Is Charlie Sheen winning or not?
Just days into his "My Violent Torpedo of Truth/Defeat Is Not an Option Tour," after being savaged in Detroit and somewhat redeemed in Chicago, there are reports that brokers and ticket holders are trying to unload their tickets at bargain basement prices.
Joellen Ferrer, a spokeswoman for StubHub, an online ticket re-seller similar to eBay, said Ticketmasters' initial ticket offering the second week of March sold out very quickly at all 20 tour stops. So ticket holders were demanding an average of $150 a ticket on StubHub for Sheen's upcoming New York City shows at Radio City Music Hall, Ferrer said.
But after Sheen's opening night debacle in Detroit, in which he was practically booed off stage Saturday, average prices for those same shows had dropped by more than half to $60 or $70 and many people were selling their tickets for much less.
"Last week, the cheapest ticket was $66," Ferrer said. "Today, comparable seats are $25. It's very telling of where the market has gone."
Looks like Sheen, who appears in Cleveland tonight, is losing, right?
"Got nothing to do with us," Sheen's rep Larry Solters told ABCNews.com.
Solters pointed out the difference between scalped tickets and box office sales while referring to a recent article about the ticket controversy in Billboard.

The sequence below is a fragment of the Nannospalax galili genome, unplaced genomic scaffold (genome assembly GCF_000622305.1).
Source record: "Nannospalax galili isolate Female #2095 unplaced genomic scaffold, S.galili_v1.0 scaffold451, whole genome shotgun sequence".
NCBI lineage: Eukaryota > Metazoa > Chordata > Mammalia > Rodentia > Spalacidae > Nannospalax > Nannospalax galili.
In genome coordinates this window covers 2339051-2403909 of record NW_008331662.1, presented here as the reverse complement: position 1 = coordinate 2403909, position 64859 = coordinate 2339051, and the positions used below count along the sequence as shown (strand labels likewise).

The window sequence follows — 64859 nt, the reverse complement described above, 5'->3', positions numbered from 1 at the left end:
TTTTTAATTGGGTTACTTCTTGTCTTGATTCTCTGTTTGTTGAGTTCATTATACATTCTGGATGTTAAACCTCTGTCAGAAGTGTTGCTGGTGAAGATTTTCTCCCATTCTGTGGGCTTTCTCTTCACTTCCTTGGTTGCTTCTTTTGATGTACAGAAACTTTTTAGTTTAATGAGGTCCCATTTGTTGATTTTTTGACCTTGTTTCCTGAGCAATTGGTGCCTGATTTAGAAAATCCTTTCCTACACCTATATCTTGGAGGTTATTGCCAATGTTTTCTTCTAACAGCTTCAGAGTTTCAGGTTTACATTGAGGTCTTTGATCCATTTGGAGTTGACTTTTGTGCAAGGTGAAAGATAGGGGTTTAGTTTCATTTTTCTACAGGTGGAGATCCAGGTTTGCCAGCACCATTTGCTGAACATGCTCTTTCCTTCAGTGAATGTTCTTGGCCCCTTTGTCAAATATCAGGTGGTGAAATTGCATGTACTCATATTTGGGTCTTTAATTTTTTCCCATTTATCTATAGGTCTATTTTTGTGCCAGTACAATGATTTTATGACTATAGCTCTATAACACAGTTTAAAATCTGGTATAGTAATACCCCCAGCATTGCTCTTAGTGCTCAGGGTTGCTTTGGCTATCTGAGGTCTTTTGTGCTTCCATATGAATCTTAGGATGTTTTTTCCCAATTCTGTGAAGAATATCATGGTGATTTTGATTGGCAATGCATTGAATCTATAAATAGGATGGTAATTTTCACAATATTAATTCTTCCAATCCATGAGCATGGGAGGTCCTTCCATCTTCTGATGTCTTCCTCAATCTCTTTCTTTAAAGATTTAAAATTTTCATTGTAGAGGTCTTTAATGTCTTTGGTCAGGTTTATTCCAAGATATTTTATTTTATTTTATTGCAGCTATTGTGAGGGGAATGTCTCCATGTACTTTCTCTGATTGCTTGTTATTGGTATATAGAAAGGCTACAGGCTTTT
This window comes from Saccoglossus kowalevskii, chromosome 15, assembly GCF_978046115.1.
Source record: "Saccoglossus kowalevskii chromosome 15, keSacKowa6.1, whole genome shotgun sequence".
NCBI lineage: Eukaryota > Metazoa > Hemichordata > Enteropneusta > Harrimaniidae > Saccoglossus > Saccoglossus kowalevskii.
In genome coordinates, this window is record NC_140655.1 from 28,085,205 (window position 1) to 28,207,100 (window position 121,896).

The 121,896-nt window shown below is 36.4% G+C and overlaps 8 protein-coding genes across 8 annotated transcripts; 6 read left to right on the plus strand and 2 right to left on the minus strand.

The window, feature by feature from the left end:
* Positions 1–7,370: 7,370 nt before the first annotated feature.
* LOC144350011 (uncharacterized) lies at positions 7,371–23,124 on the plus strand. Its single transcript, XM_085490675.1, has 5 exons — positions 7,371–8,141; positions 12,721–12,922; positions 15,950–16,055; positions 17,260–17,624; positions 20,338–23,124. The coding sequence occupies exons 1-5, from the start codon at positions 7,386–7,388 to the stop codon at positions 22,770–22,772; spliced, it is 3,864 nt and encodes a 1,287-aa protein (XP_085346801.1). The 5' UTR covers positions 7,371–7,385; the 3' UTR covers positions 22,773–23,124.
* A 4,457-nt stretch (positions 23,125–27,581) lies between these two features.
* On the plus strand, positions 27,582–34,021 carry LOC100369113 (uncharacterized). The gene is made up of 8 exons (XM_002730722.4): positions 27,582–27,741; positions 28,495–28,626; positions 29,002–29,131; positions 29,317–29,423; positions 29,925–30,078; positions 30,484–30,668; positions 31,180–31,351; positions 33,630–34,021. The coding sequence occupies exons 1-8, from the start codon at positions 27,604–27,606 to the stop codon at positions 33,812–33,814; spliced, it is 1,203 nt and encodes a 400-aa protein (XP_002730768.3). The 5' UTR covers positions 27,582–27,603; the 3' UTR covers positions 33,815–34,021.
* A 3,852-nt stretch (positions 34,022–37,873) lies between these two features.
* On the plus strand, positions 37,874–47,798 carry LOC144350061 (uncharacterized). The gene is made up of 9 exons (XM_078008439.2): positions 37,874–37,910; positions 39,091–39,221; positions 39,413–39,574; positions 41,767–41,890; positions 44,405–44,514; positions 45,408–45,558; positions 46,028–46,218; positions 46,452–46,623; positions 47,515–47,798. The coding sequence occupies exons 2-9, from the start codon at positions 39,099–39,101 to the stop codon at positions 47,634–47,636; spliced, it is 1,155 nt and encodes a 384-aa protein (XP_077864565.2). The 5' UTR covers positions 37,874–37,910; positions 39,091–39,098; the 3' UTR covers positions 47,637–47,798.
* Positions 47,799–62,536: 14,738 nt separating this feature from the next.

"A ticket sold is a ticket sold, whether it's from Ticketmaster, CharlieSheen.com or the box office," Solters told Billboard. "Where they go after that, frankly we don't know. We all know a re-seller will often post their tickets to multiple sites to promote their product. It might be on multiple sites for the same ticket."
Solters also noted that Sheen's tour had sold close to 100,000 tickets without paid advertising. And Sheen gets paid regardless of where the ticket ends up -- whether the original ticket holder actually attends the show or tries to pawn it off.
As for reports that some Detroit show goers were demanding a refund, Solters told ABCNews.com, "Don't know anything of it."
So, even if reviews continue to be unfavorable and tickets drop to "fire sale" prices, as Ferrer puts it, Sheen could get the last laugh on this one. And he could well be laughing all the way to the bank.
Sheen did admit that the jeers Saturday in Detroit got to him and he briefly considered scrapping his month-long tour and heading home.
"There was a moment on the bus when it was like, we can just keep going, we can drive home," he said in an interview with E! News. Instead, he decided to revamp the show for Chicago.
"We talked about it on the bus coming back," he said. "Then when I got back to the hotel and I wrote, we started writing, just to get some thoughts out, some feelings out, just some stuff that would be interesting, just stories, you know, themes, whatever, just bullet points."
It worked -- kind of. A day after he was booed off stage, in Chicago, Sheen received a standing ovation.
ABC News' Sheila Marikar and Leezel Tanglao contributed to this report.